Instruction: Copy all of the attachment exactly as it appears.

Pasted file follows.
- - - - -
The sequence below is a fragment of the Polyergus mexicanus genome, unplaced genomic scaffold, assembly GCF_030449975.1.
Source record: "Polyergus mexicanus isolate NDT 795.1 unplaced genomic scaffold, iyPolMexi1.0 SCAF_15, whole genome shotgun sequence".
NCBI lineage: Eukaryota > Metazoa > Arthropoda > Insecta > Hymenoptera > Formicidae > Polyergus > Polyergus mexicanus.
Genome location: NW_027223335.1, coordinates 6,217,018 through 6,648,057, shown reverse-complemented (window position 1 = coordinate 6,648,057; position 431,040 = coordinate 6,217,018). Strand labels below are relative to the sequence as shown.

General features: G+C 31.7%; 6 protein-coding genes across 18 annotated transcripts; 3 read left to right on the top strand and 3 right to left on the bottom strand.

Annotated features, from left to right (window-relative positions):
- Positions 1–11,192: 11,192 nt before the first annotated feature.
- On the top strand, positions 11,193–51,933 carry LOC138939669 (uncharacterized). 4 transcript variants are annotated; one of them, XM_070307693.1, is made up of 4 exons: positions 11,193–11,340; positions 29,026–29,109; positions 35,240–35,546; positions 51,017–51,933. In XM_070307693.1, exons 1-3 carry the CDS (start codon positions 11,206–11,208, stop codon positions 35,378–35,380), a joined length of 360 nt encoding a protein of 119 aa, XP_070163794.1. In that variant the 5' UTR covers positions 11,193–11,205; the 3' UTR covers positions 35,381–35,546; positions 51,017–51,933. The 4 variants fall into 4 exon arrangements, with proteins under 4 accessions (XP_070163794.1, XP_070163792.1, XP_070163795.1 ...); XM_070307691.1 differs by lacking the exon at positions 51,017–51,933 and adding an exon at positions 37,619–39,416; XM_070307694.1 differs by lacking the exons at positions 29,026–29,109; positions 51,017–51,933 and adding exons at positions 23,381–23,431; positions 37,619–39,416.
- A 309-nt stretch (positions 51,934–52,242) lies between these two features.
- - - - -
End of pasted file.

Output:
The sequence below is a fragment of the Polyergus mexicanus genome, unplaced genomic scaffold, assembly GCF_030449975.1.
Source record: "Polyergus mexicanus isolate NDT 795.1 unplaced genomic scaffold, iyPolMexi1.0 SCAF_15, whole genome shotgun sequence".
NCBI lineage: Eukaryota > Metazoa > Arthropoda > Insecta > Hymenoptera > Formicidae > Polyergus > Polyergus mexicanus.
Genome location: NW_027223335.1, coordinates 6,217,018 through 6,648,057, shown reverse-complemented (window position 1 = coordinate 6,648,057; position 431,040 = coordinate 6,217,018). Strand labels below are relative to the sequence as shown.

General features: G+C 31.7%; 6 protein-coding genes across 18 annotated transcripts; 3 read left to right on the top strand and 3 right to left on the bottom strand.

Annotated features, from left to right (window-relative positions):
- Positions 1–11,192: 11,192 nt before the first annotated feature.
- On the top strand, positions 11,193–51,933 carry LOC138939669 (uncharacterized). 4 transcript variants are annotated; one of them, XM_070307693.1, is made up of 4 exons: positions 11,193–11,340; positions 29,026–29,109; positions 35,240–35,546; positions 51,017–51,933. In XM_070307693.1, exons 1-3 carry the CDS (start codon positions 11,206–11,208, stop codon positions 35,378–35,380), a joined length of 360 nt encoding a protein of 119 aa, XP_070163794.1. In that variant the 5' UTR covers positions 11,193–11,205; the 3' UTR covers positions 35,381–35,546; positions 51,017–51,933. The 4 variants fall into 4 exon arrangements, with proteins under 4 accessions (XP_070163794.1, XP_070163792.1, XP_070163795.1 ...); XM_070307691.1 differs by lacking the exon at positions 51,017–51,933 and adding an exon at positions 37,619–39,416; XM_070307694.1 differs by lacking the exons at positions 29,026–29,109; positions 51,017–51,933 and adding exons at positions 23,381–23,431; positions 37,619–39,416.
- A 309-nt stretch (positions 51,934–52,242) lies between these two features.